Recent data from the consultancy Savills show that in June 2022, the price of prime rentals in Lisbon rose 7.6% compared to December 2021. The capital is also placed fourth in the ranking – which includes 30 cities – of the cities where renting a luxury home has become more expensive, behind London (UK), Singapore and New York (USA).

This is one of the conclusions to be drawn from the Savills Prime Residential World Cities Rental Index report. According to the same report, the growth of rents in the prime residential market surpassed the growth of the sale value in the first half of the year, having increased, on average, 3.1%. This is a higher value than the increase in the sale value (2.4%).

“Megacities are thriving again as tenants return to urban life after periods of lockdown. The shortage of supply and demand for a city lifestyle, driven by the reopening of international borders at the end of 2021, has continued to fuel this growth trajectory. The return of corporate travel, the fact that buyers try out products and services before purchasing them, and a prioritisation of the home following the adoption of flexible working models, are factors that are driving the growth of prime rental markets in the main cities of the world”, says Lucy Palk, analyst, Savills World Research, cited in an article published on the consultant's website.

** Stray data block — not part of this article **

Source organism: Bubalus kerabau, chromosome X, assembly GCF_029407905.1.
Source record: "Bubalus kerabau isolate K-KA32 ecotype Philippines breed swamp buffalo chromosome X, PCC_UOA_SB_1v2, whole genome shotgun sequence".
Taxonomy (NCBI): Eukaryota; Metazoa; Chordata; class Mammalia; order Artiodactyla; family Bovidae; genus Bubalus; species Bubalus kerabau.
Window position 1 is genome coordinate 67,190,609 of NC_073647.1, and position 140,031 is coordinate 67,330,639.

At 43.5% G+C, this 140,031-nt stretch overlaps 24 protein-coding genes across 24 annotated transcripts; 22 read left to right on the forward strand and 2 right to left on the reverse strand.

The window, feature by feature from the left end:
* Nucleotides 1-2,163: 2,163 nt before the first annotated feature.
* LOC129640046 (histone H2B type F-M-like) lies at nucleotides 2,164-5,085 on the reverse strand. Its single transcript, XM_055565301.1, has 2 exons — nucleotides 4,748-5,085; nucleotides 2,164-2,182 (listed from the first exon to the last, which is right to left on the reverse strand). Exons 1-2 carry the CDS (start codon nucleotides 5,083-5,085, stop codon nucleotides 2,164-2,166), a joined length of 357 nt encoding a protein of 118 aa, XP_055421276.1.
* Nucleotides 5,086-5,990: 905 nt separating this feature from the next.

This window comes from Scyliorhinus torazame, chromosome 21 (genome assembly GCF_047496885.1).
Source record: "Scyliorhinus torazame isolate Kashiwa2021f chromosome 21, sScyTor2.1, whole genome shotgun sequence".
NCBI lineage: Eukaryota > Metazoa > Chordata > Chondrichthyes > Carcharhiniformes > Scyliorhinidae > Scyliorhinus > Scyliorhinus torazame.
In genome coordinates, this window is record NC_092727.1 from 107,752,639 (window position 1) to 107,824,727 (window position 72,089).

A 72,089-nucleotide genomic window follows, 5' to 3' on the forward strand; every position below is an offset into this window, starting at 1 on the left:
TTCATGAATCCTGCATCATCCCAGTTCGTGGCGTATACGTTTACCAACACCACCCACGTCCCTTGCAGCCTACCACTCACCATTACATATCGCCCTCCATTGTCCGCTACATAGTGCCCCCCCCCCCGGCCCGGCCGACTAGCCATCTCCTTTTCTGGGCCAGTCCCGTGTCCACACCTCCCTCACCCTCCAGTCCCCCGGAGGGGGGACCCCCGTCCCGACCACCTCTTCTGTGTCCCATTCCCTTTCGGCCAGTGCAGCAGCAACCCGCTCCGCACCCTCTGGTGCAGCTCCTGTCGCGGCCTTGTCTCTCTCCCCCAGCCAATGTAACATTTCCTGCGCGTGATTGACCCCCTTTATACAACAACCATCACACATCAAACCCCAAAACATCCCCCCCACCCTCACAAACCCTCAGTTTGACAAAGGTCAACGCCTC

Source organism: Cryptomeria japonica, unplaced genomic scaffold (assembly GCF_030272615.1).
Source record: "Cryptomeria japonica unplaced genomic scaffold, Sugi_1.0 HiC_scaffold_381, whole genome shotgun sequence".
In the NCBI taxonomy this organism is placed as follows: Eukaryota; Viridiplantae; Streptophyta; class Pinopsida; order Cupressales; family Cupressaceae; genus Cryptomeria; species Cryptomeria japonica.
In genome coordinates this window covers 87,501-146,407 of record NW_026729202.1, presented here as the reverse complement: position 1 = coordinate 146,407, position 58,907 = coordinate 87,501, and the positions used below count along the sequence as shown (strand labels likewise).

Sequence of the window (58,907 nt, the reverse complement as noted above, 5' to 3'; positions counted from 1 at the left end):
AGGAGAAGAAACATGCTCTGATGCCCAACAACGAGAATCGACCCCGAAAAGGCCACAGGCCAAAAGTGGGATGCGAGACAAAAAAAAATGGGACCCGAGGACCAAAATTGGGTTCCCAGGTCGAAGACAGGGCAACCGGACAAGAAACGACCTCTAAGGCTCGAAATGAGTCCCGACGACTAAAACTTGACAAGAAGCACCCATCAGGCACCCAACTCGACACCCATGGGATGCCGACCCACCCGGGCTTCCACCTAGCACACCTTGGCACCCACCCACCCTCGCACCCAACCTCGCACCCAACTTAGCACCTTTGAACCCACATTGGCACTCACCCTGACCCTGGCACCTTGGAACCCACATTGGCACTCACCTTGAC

Savills reports that New York, Singapore, London and Los Angeles (USA) led the growth in rents in the prime market, recording increases of more than 5% and benefiting, in particular, from the return of international travel.

“In Lisbon, Miami and Dubai, the value of rents grew rapidly, having exceeded 5%, in part due to new lifestyle trends practiced, also observed in other markets”, notes Savills.

Also quoted in the article, Paul Tostevin, Head of Savills World Research, stresses that “the reduced stock will continue to drive growth in prime rental values ​​in the short term, especially for the type of housing that tenants are looking for: quality units, located in central areas”.